Episode 12

Teresa Caro: Transformational Leadership in Marketing

Published on: 18th July, 2022

Passionate about how new media and technologies create opportunities for brands and impact the overall customer experience, Teresa is a sought-after thought leader. Both an author and speaker, Teresa has been quoted in leading publications like Harvard Business Review, USA Today, NPR, and Forbes on how businesses can succeed in our evolving digital marketplace. She speaks at numerous marketing events, including CMOUS, Mediapost, and AdTech. Her work has been recognized by leading awards such as Cannes Lions, Clio Awards, One Show, Effie Awards, and Radio Mercury. Teresa worked with leading Publicis Groupe agencies such as Razorfish and Moxie before joining the Johnson Group as President in 2022. 

In this episode of The Backstory on Marketing, Teresa speaks on the topic of transformational leadership in an ever changing industry, touching on the intersection of data and creativity. In addition, Teresa shares advice she gives to first-time CMOs and women leaders, stressing the importance of acting with confidence and seeking out mentors in all stages of one’s career. 

Links 

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Teresa Caro's LinkedIn

The Johnson Group Website

Video of Interview

Transcript
Guy Powell:

Hi, I'm Guy Powell and welcome to the next episode

Guy Powell:

of the Backstory on Marketing. If you haven't already done so,

Guy Powell:

please visit Prorelevant.com and sign up for all of these

Guy Powell:

episodes and podcasts. I am the author of the just released

Guy Powell:

book, The Post-COVID Marketing Machine: prepare your team to

Guy Powell:

win. You can find more information on this at marketing

Guy Powell:

machine dot prorelevant.com. Today we'll be speaking with

Guy Powell:

Teresa Caro. She is passionate about how new media and

Guy Powell:

technologies create opportunities for brands and

Guy Powell:

impact the overall customer experience. Theresa is a sought

Guy Powell:

after thought leader. Both an author and speaker Teresa has

Guy Powell:

been quoted in leading publications like Harvard

Guy Powell:

Business Review, USA Today, NPR and Forbes on how businesses can

Guy Powell:

succeed in an evolving digital marketplace. She speaks at

Guy Powell:

numerous marketing events, including CMO US media posts and

Guy Powell:

ad texts. Her work has been recognized by leading awards

Guy Powell:

such as Cannes lion Clio awards, won show Effie awards and radio

Guy Powell:

mercury. Teresa worked with leading publicist, publicists

Guy Powell:

group agencies such as Razorfish and Moxie before joining now the

Guy Powell:

Johnson group as president now in 2022. Welcome, Teresa.

Teresa Caro:

Thank you, guy.

Guy Powell:

Yeah, it's great to have you really appreciate it.

Guy Powell:

And you've certainly got a great background. And so definitely

Guy Powell:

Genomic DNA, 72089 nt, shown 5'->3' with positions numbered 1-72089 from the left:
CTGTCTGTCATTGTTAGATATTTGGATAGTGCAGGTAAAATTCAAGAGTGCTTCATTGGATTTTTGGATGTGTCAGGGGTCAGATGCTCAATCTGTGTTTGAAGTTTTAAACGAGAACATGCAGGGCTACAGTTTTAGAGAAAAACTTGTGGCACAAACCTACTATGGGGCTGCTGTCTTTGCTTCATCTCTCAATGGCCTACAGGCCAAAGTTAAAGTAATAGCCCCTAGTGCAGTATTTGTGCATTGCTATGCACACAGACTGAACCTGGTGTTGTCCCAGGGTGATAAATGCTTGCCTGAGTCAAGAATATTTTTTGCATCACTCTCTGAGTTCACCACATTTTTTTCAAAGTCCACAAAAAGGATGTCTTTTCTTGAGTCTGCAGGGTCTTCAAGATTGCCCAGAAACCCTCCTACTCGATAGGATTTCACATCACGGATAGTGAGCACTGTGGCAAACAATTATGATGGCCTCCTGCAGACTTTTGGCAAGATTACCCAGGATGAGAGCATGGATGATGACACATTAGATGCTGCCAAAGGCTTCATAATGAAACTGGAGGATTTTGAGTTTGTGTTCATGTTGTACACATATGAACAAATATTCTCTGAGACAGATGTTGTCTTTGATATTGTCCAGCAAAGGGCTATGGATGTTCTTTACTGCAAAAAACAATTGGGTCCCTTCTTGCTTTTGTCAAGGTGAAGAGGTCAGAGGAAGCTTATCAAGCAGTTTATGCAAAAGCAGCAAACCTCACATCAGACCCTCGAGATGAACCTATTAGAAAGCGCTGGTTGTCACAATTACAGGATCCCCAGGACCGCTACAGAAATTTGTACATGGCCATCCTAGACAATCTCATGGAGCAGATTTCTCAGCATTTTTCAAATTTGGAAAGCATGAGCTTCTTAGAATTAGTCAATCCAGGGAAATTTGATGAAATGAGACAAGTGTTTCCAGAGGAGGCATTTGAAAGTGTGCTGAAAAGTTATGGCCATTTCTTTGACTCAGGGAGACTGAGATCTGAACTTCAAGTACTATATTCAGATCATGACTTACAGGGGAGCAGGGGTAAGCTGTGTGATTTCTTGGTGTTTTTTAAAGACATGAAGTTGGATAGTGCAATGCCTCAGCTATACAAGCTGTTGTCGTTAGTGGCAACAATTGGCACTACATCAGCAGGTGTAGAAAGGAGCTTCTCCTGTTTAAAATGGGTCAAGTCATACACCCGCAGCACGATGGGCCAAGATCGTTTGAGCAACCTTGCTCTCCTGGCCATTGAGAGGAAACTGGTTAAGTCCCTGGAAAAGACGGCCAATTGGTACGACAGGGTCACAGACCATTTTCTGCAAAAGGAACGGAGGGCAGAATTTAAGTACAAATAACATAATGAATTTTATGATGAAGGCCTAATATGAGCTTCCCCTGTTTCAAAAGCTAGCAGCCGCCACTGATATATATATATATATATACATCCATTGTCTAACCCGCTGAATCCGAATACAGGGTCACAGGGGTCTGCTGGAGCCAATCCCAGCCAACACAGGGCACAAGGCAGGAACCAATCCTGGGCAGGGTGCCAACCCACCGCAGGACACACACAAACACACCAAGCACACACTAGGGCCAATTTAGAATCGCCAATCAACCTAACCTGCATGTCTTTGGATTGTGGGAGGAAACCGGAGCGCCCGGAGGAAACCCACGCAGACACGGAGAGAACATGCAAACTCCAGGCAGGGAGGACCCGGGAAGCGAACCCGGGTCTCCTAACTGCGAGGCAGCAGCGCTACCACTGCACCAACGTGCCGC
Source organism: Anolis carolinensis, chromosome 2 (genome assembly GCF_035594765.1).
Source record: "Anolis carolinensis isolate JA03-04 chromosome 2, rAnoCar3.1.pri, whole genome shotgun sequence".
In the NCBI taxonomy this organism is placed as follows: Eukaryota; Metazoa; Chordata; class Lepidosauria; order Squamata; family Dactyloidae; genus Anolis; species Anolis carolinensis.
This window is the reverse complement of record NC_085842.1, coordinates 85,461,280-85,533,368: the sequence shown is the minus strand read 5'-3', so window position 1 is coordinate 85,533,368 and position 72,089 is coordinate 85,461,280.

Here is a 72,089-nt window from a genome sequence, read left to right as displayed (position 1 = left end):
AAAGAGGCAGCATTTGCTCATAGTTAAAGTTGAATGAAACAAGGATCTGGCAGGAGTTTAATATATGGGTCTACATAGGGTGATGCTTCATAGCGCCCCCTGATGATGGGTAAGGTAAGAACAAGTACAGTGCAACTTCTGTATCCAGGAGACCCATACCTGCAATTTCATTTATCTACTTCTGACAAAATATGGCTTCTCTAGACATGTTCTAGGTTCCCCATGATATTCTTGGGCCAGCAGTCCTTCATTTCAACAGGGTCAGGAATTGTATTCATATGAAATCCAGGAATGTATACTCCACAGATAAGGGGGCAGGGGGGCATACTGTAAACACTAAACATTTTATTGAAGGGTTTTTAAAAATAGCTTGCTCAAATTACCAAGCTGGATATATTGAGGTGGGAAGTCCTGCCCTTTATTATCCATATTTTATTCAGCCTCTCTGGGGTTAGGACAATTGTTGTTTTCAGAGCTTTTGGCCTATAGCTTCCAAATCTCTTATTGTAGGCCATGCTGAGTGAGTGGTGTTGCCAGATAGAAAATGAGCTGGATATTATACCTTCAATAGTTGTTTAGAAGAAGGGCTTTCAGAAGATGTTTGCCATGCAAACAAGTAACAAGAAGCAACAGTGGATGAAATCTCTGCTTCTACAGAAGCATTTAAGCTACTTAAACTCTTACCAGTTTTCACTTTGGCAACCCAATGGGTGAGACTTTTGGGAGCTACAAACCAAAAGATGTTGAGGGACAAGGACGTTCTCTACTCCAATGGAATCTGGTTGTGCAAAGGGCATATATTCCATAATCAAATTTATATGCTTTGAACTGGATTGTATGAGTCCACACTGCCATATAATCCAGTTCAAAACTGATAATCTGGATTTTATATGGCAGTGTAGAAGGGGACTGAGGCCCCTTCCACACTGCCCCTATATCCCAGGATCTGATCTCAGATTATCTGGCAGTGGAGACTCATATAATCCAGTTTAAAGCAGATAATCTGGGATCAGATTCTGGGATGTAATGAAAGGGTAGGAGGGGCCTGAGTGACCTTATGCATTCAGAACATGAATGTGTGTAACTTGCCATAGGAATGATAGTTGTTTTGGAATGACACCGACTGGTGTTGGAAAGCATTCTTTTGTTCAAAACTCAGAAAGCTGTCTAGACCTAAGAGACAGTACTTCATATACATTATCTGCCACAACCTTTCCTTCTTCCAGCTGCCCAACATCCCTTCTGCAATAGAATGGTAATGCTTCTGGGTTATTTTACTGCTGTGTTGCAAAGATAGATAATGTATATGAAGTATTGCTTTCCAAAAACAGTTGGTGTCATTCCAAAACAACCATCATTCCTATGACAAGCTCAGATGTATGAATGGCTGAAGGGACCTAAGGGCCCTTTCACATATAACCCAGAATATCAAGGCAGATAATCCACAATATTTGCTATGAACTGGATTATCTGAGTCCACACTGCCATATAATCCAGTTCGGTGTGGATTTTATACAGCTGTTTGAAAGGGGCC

looking forward to our chat. So tell us a more little bit more

Guy Powell:

about how you got into marketing.

Teresa Caro:

Well, I sort of fell into it. And yes, I'm going

Teresa Caro:

to admit how old I am. In the early 90s, and as we discussed

Teresa Caro:

last night, Guy, and your book launch in the early 90s, on the

Teresa Caro:

east coast, and potentially the Midwest, going through some

Teresa Caro:

difficult times. And so graduating school, I just took

Teresa Caro:

the first job that I could find, thankfully, it was with Ford

Teresa Caro:

Motor Company. But I realized very quickly that from a sales

Teresa Caro:

perspective, that wasn't my jam. And working with consultants and

Teresa Caro:

talking to a lot of people, I realized that I loved supporting

Teresa Caro:

the sales process, through marketing, not so much being the

Teresa Caro:

front end of it. So thus was born my marketing career. From

Teresa Caro:

there, I discovered that I love brands, I've worked with a lot

Teresa Caro:

of great brands, but I love the energy and the excitement and

Teresa Caro:

the diversity of advertising agencies. So as you look through

Teresa Caro:

my my resume my LinkedIn profile, you'll see various

Teresa Caro:

things that I've done throughout my career. But I keep coming

Teresa Caro:

back to the advertising agency world. And I'm excited that Joe

Teresa Caro:

Johnson has invited me to help him lead his organization of 26

Teresa Caro:

years- the Johnson group.

Guy Powell:

Yeah, absolutely. So you were just named the

Guy Powell:

president of the Johnson Group, but also the chief dragon slayer

Guy Powell:

it looks like so group and, and how you're gonna slay some great

Guy Powell:

dragons?

Teresa Caro:

Well, we we definitely love slaying our

Teresa Caro:

giants. Yes, we are an advertising and marketing firm.

Teresa Caro:

We have been around for 26 years. And you may think with us

Teresa Caro: